Thousands of people get to gaze at beautiful original artwork while taking a ride from one place to another in Mumbai, India, bringing exposure to local design talent through a new form of urban art. The Taxi Fabric Project beautifies this often impersonal mode of transport, making cabs stand out as individuals in a crowded sea of cars and creating mobile galleries that immerse riders in a particular artist’s imagined world.
“Design – as a job or studied at school – is unfortunately not widely recognized in India,” say the creators of the project. “Older generations don’t understand it. Design to them just performs a function. Many people don’t know that design can create a real impact. With so few spaces for young people to show off their skills, it’s hard to change that perception.”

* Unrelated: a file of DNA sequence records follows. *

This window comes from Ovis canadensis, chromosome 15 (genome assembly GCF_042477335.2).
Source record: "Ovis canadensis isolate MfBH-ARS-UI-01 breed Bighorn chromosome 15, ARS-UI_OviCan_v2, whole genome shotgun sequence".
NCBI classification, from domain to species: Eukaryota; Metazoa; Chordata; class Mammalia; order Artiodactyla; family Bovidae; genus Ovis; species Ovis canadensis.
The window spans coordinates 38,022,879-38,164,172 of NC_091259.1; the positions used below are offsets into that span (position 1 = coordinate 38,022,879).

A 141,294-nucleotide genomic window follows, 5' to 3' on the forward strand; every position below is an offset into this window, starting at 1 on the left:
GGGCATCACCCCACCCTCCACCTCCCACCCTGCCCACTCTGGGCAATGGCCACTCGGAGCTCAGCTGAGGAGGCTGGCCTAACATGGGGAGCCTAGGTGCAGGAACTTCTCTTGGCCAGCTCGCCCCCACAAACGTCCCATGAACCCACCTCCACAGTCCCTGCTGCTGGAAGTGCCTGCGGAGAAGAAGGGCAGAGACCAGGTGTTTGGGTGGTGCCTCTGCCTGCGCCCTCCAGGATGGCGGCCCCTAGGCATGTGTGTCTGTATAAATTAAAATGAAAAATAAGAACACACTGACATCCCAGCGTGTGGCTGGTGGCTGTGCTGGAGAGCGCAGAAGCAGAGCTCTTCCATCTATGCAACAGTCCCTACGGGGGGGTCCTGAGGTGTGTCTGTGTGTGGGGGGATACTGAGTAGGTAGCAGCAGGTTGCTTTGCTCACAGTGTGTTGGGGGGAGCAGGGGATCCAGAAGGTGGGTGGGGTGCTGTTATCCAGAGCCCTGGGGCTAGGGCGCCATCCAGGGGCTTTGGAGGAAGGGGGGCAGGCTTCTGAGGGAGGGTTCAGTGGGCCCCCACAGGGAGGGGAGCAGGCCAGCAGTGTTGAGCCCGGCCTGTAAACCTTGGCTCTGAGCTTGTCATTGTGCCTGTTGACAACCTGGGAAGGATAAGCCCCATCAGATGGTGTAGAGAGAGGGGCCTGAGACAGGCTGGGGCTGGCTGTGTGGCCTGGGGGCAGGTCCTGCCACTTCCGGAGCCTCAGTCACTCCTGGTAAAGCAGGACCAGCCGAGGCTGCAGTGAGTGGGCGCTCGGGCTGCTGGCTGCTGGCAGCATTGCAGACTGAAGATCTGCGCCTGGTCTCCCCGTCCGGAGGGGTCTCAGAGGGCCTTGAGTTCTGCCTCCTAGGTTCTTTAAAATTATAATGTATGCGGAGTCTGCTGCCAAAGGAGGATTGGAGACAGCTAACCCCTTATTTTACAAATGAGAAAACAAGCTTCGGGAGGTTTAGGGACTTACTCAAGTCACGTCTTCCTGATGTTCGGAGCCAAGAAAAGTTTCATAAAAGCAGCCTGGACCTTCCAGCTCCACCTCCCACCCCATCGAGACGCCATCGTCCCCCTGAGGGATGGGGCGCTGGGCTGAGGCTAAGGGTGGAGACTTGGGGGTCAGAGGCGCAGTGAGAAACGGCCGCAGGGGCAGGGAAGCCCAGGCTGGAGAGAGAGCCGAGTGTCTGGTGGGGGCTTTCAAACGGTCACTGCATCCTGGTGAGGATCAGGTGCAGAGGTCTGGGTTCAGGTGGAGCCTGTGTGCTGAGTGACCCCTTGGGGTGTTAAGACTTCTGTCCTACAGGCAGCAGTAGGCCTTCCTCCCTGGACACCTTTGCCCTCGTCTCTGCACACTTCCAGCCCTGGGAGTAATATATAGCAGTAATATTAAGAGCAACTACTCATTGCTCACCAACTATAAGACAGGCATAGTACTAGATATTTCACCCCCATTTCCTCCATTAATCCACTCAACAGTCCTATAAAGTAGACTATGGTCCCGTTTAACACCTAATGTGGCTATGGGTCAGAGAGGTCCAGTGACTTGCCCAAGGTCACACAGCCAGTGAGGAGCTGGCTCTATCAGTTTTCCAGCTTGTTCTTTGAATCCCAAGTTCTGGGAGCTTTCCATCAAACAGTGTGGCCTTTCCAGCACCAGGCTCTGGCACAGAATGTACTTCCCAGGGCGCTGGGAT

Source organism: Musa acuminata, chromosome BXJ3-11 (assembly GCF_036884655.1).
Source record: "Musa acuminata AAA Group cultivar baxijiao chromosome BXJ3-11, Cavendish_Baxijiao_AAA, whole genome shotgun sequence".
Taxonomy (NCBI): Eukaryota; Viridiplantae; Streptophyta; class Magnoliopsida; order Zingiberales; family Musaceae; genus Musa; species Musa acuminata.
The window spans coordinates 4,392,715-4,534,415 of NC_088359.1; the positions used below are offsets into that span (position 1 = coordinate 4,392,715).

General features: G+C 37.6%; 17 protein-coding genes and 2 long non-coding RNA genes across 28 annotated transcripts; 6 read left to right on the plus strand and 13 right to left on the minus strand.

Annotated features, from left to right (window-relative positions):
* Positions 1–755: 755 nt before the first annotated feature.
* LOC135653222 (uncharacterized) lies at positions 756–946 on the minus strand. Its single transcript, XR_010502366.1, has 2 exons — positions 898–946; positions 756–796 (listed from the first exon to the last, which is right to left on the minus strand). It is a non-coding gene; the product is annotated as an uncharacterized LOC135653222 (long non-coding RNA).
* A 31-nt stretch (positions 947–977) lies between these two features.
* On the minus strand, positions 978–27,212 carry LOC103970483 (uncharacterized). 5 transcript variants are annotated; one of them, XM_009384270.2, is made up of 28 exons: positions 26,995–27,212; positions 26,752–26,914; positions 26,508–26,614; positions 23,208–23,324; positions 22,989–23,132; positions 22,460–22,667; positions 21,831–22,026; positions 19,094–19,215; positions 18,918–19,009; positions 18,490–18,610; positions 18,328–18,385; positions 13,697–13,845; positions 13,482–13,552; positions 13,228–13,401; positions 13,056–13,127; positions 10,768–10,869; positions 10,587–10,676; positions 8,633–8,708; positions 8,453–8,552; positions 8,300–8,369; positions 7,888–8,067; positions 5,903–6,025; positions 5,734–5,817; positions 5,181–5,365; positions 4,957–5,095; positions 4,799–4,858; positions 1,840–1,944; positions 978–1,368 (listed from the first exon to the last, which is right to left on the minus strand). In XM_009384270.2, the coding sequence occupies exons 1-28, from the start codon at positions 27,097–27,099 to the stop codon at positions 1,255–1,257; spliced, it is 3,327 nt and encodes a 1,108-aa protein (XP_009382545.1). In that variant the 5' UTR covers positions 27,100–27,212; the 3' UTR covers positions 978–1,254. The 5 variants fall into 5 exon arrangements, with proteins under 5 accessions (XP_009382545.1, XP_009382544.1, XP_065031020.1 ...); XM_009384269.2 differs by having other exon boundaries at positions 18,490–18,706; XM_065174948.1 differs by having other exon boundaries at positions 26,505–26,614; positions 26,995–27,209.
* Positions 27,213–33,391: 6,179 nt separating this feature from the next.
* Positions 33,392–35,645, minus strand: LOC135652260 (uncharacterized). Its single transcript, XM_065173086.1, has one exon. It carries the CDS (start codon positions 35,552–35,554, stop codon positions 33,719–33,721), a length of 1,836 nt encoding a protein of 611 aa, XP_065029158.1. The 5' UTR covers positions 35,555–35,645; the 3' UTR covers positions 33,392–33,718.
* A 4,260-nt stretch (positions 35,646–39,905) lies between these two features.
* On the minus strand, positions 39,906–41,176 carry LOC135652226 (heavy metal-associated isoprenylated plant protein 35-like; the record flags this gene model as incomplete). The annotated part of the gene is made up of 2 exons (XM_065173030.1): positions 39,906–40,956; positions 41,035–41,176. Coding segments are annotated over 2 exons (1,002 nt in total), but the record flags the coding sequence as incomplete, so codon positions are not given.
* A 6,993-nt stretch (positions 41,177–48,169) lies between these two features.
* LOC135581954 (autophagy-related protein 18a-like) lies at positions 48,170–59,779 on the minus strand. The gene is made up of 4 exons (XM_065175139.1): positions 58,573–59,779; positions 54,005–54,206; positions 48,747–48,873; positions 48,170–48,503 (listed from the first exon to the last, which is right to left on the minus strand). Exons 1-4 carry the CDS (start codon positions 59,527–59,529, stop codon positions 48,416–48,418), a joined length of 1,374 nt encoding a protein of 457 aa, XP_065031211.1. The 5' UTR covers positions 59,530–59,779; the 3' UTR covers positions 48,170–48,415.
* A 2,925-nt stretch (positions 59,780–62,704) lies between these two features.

In a city where cabs are the most convenient and common way to get around, this unusual mashup of art and transportation has the potential to get a lot of people excited about design and curious about the artists. Up to 30 taxis will be made over for the project, printing colorful works onto fabric and stitching it directly to the interior surfaces of each car.
One notable example is ‘A Century of Revolt’ by Kunel Gaur, which illustrates the Indian Independence in a fresco-inspired style. Another – ‘Monad’ by Samia Arif – reminds Indians how similar their culture is to that of neighboring Pakistan, while conflicts continue to rage between the two countries.
‘Happily Ever After’ by Shaivalini Kumar celebrates the landmarks of Mumbai. “The architecture of Mumbai blends Gothic, Victorian, Art Deco, Indo-Saracenic and contemporary architectural styles. Many buildings, structures and historical monuments remain from the colonial era. All these buildings coexist beautifully and are also as resilient as the amazing people of Mumbai.”